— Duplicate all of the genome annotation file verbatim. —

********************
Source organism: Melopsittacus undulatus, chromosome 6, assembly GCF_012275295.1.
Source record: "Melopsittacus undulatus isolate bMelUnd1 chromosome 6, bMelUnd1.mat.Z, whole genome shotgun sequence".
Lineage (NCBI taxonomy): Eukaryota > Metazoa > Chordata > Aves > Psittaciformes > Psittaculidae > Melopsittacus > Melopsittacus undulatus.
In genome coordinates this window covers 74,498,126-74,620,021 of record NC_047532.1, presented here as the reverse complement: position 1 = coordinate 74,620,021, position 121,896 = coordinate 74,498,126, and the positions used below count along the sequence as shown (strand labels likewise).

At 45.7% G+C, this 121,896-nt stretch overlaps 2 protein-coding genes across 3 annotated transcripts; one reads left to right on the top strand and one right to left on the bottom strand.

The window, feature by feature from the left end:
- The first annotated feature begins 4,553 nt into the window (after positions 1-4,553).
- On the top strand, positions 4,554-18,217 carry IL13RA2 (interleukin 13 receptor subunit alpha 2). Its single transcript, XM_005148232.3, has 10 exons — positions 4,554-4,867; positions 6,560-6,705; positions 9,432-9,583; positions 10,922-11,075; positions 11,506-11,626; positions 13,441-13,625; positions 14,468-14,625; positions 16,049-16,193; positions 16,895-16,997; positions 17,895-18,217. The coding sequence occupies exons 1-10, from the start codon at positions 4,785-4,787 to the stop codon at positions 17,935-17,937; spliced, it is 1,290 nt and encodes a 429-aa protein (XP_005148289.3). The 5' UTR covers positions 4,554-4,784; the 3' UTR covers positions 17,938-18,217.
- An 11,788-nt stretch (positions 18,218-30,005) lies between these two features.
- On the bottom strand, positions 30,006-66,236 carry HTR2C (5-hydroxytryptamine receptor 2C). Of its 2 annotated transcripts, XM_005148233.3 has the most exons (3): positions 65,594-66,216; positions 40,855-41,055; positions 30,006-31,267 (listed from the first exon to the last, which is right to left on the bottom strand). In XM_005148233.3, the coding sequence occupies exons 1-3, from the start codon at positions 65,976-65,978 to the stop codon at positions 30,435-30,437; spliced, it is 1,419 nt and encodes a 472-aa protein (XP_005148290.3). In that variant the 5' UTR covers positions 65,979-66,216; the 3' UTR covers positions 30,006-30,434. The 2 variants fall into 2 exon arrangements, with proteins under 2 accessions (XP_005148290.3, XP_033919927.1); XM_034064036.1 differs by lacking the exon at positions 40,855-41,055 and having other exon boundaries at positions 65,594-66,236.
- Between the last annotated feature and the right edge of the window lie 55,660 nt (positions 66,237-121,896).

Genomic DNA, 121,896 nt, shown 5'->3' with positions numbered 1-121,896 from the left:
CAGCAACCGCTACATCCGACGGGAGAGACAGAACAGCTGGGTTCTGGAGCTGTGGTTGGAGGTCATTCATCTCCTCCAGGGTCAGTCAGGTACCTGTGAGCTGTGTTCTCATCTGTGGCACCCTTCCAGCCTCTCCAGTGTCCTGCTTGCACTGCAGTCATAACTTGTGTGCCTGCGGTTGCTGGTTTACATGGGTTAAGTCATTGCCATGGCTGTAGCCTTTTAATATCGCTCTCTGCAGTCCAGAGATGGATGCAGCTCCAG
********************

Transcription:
Source organism: Melopsittacus undulatus, chromosome 6, assembly GCF_012275295.1.
Source record: "Melopsittacus undulatus isolate bMelUnd1 chromosome 6, bMelUnd1.mat.Z, whole genome shotgun sequence".
Lineage (NCBI taxonomy): Eukaryota > Metazoa > Chordata > Aves > Psittaciformes > Psittaculidae > Melopsittacus > Melopsittacus undulatus.
In genome coordinates this window covers 74,498,126-74,620,021 of record NC_047532.1, presented here as the reverse complement: position 1 = coordinate 74,620,021, position 121,896 = coordinate 74,498,126, and the positions used below count along the sequence as shown (strand labels likewise).

At 45.7% G+C, this 121,896-nt stretch overlaps 2 protein-coding genes across 3 annotated transcripts; one reads left to right on the top strand and one right to left on the bottom strand.

The window, feature by feature from the left end:
- The first annotated feature begins 4,553 nt into the window (after positions 1-4,553).
- On the top strand, positions 4,554-18,217 carry IL13RA2 (interleukin 13 receptor subunit alpha 2). Its single transcript, XM_005148232.3, has 10 exons — positions 4,554-4,867; positions 6,560-6,705; positions 9,432-9,583; positions 10,922-11,075; positions 11,506-11,626; positions 13,441-13,625; positions 14,468-14,625; positions 16,049-16,193; positions 16,895-16,997; positions 17,895-18,217. The coding sequence occupies exons 1-10, from the start codon at positions 4,785-4,787 to the stop codon at positions 17,935-17,937; spliced, it is 1,290 nt and encodes a 429-aa protein (XP_005148289.3). The 5' UTR covers positions 4,554-4,784; the 3' UTR covers positions 17,938-18,217.
- An 11,788-nt stretch (positions 18,218-30,005) lies between these two features.
- On the bottom strand, positions 30,006-66,236 carry HTR2C (5-hydroxytryptamine receptor 2C). Of its 2 annotated transcripts, XM_005148233.3 has the most exons (3): positions 65,594-66,216; positions 40,855-41,055; positions 30,006-31,267 (listed from the first exon to the last, which is right to left on the bottom strand). In XM_005148233.3, the coding sequence occupies exons 1-3, from the start codon at positions 65,976-65,978 to the stop codon at positions 30,435-30,437; spliced, it is 1,419 nt and encodes a 472-aa protein (XP_005148290.3). In that variant the 5' UTR covers positions 65,979-66,216; the 3' UTR covers positions 30,006-30,434. The 2 variants fall into 2 exon arrangements, with proteins under 2 accessions (XP_005148290.3, XP_033919927.1); XM_034064036.1 differs by lacking the exon at positions 40,855-41,055 and having other exon boundaries at positions 65,594-66,236.
- Between the last annotated feature and the right edge of the window lie 55,660 nt (positions 66,237-121,896).

Genomic DNA, 121,896 nt, shown 5'->3' with positions numbered 1-121,896 from the left:
CAGCAACCGCTACATCCGACGGGAGAGACAGAACAGCTGGGTTCTGGAGCTGTGGTTGGAGGTCATTCATCTCCTCCAGGGTCAGTCAGGTACCTGTGAGCTGTGTTCTCATCTGTGGCACCCTTCCAGCCTCTCCAGTGTCCTGCTTGCACTGCAGTCATAACTTGTGTGCCTGCGGTTGCTGGTTTACATGGGTTAAGTCATTGCCATGGCTGTAGCCTTTTAATATCGCTCTCTGCAGTCCAGAGATGGATGCAGCTCCAG